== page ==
The Reserve Bank has finally agreed to the sale of AMP's life insurance business to British firm, Resolution.
The central bank (RBNZ) blocked the original $3.6 billion deal in mid-2019 when it insisted on the New Zealand assets and policies being ring-fenced in accordance with local industry rules.
Resolution, run by British businessman Clive Cowdery, has a track record of buying life insurance businesses that are being run down, that is administering current policies but doing no new business.
The RBNZ said it had agreed to a structure to hold and administer New Zealand policy holders policies and assets in a locally incorporated business.
"A bespoke trust model has been established that ensures supervisory objectives are better met, future industry dynamics are generally more positive, and there is additional protection in the event of insolvency - one of the key risk considerations that we have been seeking to mitigate," RBNZ deputy governor Geoff Bascand said.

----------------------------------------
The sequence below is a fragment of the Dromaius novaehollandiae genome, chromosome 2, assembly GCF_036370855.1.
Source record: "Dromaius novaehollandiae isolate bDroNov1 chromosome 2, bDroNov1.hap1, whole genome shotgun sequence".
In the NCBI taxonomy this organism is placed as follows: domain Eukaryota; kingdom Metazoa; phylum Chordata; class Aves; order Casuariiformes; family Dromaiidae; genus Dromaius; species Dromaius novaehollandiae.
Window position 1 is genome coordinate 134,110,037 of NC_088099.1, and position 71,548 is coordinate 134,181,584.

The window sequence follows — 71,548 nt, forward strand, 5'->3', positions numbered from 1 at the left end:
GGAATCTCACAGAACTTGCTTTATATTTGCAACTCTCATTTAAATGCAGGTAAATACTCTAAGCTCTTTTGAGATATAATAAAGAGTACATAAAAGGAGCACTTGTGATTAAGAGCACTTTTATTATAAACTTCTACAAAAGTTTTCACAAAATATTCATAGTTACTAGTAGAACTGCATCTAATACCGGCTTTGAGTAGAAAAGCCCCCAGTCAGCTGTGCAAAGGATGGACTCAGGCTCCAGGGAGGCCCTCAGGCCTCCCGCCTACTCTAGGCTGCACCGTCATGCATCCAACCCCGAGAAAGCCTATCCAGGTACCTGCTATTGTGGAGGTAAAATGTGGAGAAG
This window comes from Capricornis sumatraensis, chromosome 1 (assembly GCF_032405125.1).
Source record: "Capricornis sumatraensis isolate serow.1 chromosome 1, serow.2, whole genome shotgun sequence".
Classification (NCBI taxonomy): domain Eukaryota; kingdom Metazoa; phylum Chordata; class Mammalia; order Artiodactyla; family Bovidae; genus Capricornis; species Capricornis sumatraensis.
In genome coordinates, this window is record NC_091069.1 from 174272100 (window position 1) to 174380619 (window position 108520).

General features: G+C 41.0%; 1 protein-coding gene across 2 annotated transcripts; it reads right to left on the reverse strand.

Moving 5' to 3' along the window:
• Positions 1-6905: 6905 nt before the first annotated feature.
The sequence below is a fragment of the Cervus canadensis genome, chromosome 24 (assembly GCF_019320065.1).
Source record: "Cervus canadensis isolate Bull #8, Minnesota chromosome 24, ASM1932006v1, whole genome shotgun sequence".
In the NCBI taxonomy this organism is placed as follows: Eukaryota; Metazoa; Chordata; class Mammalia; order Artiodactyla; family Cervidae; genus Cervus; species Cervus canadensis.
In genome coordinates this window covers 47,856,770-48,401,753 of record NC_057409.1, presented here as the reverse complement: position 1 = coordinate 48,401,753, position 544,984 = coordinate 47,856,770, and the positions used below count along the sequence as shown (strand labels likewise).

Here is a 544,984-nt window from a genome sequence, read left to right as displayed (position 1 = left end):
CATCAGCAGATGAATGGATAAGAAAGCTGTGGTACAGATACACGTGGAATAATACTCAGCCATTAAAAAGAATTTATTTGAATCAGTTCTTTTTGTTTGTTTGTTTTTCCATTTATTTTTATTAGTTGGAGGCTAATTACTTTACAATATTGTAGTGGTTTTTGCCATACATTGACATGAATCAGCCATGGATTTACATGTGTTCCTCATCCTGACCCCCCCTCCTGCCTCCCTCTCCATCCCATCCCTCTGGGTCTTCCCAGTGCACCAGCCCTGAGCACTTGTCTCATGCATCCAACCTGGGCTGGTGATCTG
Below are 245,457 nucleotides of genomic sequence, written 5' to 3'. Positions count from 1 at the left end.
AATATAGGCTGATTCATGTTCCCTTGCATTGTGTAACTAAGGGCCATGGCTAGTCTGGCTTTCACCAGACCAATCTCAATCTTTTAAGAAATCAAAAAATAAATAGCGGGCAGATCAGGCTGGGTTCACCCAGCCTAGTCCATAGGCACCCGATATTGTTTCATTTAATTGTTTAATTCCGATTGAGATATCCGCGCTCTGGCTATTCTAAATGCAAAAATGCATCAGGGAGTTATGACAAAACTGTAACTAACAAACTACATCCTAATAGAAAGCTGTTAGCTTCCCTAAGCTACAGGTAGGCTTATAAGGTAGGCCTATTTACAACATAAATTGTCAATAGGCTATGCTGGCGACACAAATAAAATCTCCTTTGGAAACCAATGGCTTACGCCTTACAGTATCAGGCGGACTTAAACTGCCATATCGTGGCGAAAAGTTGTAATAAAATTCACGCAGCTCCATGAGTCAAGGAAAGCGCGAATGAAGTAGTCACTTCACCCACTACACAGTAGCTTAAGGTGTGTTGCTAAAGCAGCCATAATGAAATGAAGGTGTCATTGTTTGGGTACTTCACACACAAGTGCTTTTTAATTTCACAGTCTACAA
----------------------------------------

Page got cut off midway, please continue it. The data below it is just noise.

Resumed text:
A New Zealand based trust, run by locally based officers would hold assets and capital to back about 200,000 New Zealand policies.
In addition Resolution Life will set up a New Zealand branch, and AMP Life will set up a local advisory committee to look out for the interests of New Zealand policy holders.
Bascand said existing New Zealand entitlements would be unaffected by the sale.
The sale of AMP's life insurance and wealth protection division were the core of a turnaround strategy for the disgraced financial services company, which was caught charging customers for services they never received in the Australian Royal Commission into the banking and financial services sector.
Concerns had been expressed that Resolution might look to run down the business, provide poor service, and treat policyholders unfairly.
AMP said it expected the deal would be completed by 30 June and an update would be given on 1 July.